This week’s Torah reading describes the dedication of the Sanctuary in the desert. To complement that narrative, the Haftorah describes how the Ark was brought to Jerusalem by King David in preparation for the construction of the Temple.

Accompanying the ark, King David was overcome by joy: G‑d’s presence would dwell in the city he had built. As a consequence, “King David was dancing wildly and cavorting before G‑d.”

His wife, Michal the daughter of King Saul, looked out from the window and was horrified at her husband’s conduct. When he came home, she reproached him: “How glorious was the king of Israel today, who uncovered himself today… as one of the low fellows shamelessly uncovers himself!”

David replied to her harshly: “In the presence of G‑d Who chose me over your father… I will hold myself even more lightly esteemed than this.”

Why does Scripture refer to Michal as the daughter of King Saul and why does David mention G‑d’s choice of him over Saul? Because that is the core of the issue. David was telling Michal bluntly that his ability to let go, to give himself over to G‑d without any restraint was the reason why G‑d had chosen him and not Saul. Saul had followed his logic. Of course, Saul had been committed to G‑d’s will — but only according to the extent of his understanding. He couldn’t go totally beyond himself. While for David, the ability to do so was the foundation of his relationship with G‑d. He knew no constraints; he devoted himself to G‑d entirely.

This lead to his boundless happiness. He was not dancing because of personal joy; his rejoicing did not come as a result of the realization of what a great thing he had accomplished. In fact, he was not thinking at all. He was in the presence of G‑d and was celebrating without any limits. For just as G‑d is unbounded and undefined, so too, man’s service of Him must know no restrictions. He was far beyond calculating what constituted “respectful and proper behavior.” His “I” was eclipsed entirely — he was at one with Divinity — before Whom there is no possibility for a mortal to consider himself great.

Maimonides says it most succinctly: “Whoever holds himself proud, seeking his own honor… in such situations is a sinner and a fool. Concerning this, Solomon warned: ‘Do not seek glory before the King.’ [In contrast,] anyone who lowers himself and thinks lightly of his person… is truly a great person, worthy of honor.”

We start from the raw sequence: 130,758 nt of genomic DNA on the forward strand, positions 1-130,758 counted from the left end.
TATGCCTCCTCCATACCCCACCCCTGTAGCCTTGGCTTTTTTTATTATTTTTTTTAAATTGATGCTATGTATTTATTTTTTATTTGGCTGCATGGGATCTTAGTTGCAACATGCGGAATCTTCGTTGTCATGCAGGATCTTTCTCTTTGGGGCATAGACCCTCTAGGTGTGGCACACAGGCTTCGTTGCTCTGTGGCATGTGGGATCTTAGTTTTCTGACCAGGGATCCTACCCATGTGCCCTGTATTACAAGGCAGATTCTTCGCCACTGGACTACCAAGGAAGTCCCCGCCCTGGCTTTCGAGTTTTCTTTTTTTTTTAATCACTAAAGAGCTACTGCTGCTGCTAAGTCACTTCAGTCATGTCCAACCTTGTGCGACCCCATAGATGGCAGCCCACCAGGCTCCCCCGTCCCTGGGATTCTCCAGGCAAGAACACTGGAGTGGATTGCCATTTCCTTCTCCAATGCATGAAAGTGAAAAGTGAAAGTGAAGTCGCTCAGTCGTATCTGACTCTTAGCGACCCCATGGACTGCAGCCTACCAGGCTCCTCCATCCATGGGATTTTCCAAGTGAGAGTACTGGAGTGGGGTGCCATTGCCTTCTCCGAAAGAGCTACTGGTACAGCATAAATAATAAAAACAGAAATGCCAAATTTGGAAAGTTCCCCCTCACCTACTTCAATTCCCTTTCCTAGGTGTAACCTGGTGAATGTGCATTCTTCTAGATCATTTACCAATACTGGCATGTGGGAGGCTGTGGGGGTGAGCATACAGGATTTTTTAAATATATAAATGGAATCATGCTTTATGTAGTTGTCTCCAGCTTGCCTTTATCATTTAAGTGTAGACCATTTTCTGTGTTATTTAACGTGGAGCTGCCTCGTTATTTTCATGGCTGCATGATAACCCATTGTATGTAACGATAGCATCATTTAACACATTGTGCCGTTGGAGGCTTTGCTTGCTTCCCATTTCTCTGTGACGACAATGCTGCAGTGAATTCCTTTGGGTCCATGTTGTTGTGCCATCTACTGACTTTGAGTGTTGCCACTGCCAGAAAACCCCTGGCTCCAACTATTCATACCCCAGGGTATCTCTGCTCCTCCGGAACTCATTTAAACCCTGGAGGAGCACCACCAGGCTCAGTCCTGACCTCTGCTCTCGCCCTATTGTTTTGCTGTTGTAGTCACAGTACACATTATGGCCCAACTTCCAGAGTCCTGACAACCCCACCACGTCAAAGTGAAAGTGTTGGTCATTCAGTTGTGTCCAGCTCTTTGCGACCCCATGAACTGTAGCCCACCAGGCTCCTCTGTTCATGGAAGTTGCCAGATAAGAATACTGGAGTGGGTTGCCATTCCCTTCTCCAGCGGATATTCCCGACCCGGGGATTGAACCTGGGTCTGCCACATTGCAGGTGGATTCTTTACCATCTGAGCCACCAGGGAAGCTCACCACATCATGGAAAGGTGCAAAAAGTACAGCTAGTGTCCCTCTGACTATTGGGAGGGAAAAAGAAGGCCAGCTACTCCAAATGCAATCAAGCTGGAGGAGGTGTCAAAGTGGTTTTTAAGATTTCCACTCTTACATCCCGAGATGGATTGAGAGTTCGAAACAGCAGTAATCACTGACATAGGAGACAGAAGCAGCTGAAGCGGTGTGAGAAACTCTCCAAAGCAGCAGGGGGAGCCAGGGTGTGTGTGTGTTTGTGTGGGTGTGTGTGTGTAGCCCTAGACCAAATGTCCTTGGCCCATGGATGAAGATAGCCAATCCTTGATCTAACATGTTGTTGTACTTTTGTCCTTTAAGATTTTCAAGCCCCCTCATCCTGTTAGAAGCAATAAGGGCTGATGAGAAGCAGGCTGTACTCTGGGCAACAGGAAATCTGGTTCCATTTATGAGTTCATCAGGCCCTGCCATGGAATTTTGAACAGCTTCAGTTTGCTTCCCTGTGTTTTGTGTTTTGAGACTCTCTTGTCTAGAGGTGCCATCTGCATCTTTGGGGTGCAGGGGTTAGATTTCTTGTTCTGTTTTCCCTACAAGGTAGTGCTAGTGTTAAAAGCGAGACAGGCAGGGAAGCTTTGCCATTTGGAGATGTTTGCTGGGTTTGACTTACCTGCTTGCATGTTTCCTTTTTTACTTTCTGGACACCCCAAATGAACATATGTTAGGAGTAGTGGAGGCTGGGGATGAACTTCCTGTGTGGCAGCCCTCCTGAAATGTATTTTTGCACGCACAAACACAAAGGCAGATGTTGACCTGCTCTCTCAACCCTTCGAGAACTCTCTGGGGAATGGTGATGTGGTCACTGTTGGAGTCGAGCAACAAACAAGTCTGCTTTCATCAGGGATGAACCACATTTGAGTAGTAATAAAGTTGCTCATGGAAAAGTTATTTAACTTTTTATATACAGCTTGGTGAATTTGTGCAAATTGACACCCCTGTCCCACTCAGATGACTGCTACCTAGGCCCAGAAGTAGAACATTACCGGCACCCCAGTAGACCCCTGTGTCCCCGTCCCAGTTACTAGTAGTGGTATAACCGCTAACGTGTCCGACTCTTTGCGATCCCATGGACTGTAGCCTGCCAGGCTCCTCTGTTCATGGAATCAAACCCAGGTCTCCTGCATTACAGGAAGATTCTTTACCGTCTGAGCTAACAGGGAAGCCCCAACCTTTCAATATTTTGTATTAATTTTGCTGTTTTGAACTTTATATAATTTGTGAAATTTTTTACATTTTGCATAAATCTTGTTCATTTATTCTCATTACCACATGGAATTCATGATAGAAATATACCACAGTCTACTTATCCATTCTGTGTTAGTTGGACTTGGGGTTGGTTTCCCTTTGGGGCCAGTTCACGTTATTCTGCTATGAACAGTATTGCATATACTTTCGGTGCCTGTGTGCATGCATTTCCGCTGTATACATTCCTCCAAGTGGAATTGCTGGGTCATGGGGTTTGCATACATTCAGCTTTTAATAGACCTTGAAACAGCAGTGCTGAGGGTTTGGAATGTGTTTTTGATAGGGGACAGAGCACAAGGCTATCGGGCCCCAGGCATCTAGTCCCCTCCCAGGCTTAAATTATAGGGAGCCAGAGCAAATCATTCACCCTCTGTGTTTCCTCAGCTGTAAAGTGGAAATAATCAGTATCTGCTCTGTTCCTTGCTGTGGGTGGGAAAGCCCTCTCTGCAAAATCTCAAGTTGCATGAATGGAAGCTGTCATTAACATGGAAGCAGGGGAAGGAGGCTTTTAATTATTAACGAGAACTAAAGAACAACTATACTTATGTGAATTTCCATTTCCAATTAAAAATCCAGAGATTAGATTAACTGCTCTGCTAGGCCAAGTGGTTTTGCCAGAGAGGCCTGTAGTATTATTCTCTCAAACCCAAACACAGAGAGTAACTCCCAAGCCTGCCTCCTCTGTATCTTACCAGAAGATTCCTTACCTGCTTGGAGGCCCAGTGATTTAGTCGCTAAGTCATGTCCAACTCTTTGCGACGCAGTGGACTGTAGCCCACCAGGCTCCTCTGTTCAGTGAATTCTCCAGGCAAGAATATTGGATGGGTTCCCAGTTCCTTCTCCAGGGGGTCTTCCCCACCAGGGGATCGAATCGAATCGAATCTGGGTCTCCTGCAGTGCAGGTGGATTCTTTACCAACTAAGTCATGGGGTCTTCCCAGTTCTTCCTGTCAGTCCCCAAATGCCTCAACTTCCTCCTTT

When one rejoices in such a manner, then — again to quote Maimonides: “The happiness with which a person should rejoice in the fulfillment of the mitzvos and the love of G‑d Who commanded them is truly a great service.”

Looking to the Horizon

The Torah emphasizes that the dedication of the Sanctuary took place on the eighth day. Why the eighth? Because the natural order of the world is structured according to a pattern of seven, as indicated by the seven days of the week. Eight represents the transcendence of nature. Therefore, the Sanctuary where G‑d’s presence — a revelation of G‑dliness far above nature — was manifest was dedicated on the eighth day.

Eight is the sum of seven and one. One signifies G‑d’s transcendence, but as He exist alone, above this world. Eight reflects how the one permeates the seven. Unlike one, it does not refer to pure transcendence that leaves no place for the natural. Instead, it points to a fusion of the transcendent and the natural, how His transcendence will pervade and permeate the natural order symbolized by seven.

For this reason, our Sages associate the number eight with the realm of Mashiach, stating that the harp to be played in the Temple in that era will have eight strands (rather than the seven-stringed harp played in previous generations), for the new awareness that will dawn in the era of Mashiach will erase the dichotomy between the physical and the spiritual. In that time, our spiritual awareness will permeate our physical activities, endowing them with inner depth and meaning.